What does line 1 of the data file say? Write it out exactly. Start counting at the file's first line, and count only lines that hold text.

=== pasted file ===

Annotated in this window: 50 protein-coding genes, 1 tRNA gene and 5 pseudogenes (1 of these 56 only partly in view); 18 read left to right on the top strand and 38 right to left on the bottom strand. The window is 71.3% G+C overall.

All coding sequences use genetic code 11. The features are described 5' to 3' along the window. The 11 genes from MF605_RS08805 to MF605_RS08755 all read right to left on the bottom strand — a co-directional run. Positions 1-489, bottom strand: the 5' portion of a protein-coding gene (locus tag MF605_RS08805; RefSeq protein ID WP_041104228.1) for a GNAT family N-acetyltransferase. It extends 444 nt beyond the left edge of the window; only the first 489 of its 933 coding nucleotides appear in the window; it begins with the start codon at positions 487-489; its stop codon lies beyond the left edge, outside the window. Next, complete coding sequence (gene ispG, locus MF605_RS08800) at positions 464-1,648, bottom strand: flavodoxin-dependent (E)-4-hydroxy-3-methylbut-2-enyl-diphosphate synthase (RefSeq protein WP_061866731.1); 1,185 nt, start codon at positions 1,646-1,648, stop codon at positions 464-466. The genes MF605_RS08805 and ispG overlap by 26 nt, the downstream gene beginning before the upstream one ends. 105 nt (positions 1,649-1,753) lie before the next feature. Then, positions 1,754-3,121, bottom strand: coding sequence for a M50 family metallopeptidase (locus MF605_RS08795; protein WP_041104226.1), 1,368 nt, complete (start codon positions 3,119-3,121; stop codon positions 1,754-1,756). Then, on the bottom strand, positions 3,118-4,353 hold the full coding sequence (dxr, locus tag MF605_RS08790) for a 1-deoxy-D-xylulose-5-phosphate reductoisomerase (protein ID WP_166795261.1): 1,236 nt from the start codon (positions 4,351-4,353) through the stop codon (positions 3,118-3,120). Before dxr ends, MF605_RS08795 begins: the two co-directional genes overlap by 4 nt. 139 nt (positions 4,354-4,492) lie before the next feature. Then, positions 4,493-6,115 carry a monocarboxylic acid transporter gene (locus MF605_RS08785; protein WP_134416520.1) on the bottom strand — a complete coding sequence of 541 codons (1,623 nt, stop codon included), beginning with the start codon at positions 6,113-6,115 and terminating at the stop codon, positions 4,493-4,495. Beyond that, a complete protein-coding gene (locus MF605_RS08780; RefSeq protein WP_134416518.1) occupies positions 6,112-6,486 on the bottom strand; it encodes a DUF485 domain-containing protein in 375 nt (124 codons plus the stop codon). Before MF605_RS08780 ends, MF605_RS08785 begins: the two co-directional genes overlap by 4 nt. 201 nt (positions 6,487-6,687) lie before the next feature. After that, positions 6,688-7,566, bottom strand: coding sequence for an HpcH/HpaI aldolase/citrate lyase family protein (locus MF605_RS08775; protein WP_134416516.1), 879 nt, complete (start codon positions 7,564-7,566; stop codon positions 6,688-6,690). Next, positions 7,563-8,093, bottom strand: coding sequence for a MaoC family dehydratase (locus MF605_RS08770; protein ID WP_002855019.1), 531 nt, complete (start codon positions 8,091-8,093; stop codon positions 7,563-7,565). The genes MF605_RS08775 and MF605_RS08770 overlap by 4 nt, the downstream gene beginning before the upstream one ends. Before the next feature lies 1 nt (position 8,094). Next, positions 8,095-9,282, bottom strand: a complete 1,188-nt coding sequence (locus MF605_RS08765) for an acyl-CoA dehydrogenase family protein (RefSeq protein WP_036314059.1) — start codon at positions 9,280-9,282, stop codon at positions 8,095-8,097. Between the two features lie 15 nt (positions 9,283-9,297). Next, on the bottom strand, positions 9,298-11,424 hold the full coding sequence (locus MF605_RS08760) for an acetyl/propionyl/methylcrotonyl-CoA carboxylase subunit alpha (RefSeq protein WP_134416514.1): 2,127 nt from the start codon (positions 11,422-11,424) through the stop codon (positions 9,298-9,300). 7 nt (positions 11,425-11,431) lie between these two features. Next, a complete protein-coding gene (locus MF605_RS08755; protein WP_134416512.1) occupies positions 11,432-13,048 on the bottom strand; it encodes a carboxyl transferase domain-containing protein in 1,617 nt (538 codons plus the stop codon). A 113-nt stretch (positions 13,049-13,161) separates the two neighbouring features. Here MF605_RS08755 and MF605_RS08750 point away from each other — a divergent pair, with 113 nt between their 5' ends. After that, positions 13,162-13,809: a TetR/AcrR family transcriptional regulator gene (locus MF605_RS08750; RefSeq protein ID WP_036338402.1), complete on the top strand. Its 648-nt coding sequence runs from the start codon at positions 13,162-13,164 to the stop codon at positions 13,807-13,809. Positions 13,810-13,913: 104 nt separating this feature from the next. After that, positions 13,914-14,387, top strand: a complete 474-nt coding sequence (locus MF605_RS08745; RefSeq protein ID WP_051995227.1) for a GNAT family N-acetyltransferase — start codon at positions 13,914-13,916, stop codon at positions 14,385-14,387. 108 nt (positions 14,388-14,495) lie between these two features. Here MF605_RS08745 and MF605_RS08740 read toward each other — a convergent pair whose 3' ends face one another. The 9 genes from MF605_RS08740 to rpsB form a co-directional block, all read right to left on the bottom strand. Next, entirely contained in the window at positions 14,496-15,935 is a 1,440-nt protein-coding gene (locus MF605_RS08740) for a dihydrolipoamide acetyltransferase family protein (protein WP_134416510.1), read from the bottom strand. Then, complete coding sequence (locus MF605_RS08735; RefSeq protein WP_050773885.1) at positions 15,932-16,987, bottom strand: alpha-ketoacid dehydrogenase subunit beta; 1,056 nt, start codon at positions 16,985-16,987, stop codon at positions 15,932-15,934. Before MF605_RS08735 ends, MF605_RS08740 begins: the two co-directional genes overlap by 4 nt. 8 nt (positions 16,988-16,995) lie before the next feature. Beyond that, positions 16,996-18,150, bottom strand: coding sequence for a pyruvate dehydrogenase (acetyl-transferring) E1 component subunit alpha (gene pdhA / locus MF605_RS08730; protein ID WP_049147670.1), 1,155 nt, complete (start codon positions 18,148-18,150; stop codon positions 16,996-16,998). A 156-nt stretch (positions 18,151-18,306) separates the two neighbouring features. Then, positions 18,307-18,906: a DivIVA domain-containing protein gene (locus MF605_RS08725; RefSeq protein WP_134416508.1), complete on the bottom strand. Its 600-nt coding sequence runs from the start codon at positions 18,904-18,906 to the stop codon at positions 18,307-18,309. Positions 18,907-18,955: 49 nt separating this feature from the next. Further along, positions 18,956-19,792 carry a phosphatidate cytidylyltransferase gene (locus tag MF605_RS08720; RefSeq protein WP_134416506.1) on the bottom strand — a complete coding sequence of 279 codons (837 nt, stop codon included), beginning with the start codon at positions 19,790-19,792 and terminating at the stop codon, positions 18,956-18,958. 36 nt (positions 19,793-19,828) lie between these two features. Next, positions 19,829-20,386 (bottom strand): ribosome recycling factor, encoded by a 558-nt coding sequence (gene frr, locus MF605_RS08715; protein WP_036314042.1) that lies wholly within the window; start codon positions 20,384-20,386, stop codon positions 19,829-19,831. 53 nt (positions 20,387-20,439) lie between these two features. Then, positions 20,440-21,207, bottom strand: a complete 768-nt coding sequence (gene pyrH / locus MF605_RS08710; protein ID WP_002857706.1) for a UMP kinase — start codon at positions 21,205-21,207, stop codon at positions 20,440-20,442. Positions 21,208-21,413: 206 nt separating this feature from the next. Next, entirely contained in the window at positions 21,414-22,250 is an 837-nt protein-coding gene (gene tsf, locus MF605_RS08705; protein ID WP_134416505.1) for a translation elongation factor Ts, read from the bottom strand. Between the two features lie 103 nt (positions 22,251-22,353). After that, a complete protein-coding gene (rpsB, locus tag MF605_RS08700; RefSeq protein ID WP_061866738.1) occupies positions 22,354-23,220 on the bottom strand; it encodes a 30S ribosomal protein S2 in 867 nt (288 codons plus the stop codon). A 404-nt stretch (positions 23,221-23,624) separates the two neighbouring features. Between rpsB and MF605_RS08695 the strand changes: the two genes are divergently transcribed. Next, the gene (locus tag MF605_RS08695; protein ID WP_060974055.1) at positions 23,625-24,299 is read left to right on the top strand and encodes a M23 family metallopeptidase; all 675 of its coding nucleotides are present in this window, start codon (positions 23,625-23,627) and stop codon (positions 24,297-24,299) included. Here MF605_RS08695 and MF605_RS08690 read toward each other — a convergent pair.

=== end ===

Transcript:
Annotated in this window: 50 protein-coding genes, 1 tRNA gene and 5 pseudogenes (1 of these 56 only partly in view); 18 read left to right on the top strand and 38 right to left on the bottom strand. The window is 71.3% G+C overall.